I am, in the end––and each beginning––no more or less than a hollow vessel strung with sympathetic strings. If awareness is a matter of tuning, subject to interference, all that happens is a matter of sound, sounding. Each new life, each cataclysm is what vibrates through a given string, to wind through the echoic box and out again. Now I am symphony, now grass, now a spool of thread; now current, now whale, now cresting foam over wave. No part may translate itself.
Withdrawing even from myself, I am none of these parts, but all of them, and the handler breathing somewhere in the rupture between what is and what appears. In this state like dormancy, pregnant with possibility, I have never been an adequate expression, beyond this whispered invocation into wind, water, and this lover’s touch––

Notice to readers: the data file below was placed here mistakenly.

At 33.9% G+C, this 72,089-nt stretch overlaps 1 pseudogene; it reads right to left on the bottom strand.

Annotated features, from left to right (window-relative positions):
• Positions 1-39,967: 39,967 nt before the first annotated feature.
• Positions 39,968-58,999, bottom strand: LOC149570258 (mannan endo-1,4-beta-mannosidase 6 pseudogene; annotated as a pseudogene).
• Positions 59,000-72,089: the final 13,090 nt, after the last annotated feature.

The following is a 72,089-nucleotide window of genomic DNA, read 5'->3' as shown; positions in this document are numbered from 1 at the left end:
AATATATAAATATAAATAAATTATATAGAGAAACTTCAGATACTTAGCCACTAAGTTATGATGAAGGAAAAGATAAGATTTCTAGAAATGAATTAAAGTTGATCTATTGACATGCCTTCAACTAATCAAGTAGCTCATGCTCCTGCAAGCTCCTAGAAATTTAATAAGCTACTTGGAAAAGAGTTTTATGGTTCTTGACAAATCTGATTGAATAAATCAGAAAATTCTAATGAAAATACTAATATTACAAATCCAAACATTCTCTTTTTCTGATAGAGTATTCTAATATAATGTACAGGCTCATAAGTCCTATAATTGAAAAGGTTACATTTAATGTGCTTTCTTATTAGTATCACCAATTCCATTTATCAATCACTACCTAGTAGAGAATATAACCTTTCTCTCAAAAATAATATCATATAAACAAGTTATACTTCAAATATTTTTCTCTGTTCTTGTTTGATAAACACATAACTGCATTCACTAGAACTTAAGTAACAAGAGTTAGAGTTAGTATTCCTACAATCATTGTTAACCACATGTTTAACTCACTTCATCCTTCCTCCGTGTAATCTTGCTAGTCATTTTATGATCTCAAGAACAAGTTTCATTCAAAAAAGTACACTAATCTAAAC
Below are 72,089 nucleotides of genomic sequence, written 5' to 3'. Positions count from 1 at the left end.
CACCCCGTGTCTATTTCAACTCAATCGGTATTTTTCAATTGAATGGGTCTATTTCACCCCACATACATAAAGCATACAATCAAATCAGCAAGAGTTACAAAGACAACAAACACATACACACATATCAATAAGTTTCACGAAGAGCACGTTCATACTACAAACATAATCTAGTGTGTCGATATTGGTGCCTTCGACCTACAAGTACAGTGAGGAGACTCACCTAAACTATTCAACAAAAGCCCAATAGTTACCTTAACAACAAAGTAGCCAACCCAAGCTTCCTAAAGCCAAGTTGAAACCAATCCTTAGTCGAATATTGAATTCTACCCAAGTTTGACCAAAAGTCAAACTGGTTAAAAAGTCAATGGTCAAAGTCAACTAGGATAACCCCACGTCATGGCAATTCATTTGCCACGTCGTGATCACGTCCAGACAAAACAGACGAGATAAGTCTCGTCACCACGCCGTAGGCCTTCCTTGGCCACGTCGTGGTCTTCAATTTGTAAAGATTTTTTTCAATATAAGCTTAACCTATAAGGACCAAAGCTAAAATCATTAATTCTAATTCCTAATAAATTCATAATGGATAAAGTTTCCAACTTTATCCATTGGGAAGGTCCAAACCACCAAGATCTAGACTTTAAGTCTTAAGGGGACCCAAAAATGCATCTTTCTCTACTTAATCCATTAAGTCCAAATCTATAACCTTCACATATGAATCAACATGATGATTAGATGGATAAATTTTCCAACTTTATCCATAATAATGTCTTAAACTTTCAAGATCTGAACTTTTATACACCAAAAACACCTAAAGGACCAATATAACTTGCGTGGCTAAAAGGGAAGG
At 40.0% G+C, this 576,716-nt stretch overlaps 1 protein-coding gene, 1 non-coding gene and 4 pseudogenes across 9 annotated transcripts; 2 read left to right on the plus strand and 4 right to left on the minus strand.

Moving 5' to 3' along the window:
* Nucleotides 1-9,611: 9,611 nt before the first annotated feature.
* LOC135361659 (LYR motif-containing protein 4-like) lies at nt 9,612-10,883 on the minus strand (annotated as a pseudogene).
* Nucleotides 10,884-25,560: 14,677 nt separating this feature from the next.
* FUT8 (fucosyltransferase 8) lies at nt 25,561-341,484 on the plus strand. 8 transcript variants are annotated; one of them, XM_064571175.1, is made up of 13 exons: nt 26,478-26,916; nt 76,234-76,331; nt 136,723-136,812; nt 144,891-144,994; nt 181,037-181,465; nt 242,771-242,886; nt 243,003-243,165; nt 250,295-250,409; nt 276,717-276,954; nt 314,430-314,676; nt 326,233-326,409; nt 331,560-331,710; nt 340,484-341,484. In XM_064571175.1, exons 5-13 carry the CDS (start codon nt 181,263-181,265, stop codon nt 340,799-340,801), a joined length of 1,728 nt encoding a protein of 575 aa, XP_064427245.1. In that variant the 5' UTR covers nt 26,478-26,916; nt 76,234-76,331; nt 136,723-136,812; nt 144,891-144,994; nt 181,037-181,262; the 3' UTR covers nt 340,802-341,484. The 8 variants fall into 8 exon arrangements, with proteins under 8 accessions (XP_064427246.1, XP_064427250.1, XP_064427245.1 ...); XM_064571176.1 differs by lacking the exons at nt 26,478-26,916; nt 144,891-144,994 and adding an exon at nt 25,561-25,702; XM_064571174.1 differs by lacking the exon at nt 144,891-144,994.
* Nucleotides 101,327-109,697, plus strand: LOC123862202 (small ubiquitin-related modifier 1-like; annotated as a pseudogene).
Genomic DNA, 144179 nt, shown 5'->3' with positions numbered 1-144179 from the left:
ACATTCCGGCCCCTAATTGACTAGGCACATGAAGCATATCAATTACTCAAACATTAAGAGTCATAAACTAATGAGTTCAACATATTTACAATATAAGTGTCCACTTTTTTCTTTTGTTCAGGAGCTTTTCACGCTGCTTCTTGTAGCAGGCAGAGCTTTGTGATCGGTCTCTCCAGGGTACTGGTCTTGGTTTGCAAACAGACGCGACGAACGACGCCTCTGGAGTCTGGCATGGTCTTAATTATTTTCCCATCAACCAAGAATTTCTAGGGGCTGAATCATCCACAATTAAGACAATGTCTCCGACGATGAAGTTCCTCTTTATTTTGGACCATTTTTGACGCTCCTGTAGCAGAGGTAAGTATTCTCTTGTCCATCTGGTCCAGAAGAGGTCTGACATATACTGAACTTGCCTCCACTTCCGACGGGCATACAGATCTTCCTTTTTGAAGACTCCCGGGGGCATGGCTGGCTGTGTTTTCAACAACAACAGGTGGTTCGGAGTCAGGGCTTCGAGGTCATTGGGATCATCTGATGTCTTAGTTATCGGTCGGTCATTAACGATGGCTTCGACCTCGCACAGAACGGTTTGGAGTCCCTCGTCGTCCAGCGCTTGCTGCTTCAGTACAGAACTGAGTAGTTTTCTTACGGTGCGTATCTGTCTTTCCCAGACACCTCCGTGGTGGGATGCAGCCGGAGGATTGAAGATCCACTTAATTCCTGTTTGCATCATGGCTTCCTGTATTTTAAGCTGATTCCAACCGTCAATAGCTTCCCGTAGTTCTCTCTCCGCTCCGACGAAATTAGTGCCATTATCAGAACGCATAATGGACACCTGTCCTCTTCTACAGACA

––calling, sound me, that I may remember. Heal my unbelief.
Adapted from An Object-Oriented Defense of Poetry in which philosopher Timothy Morton expands upon Percy Bysshe Shelley’s idea that all humans are like aeolian harps.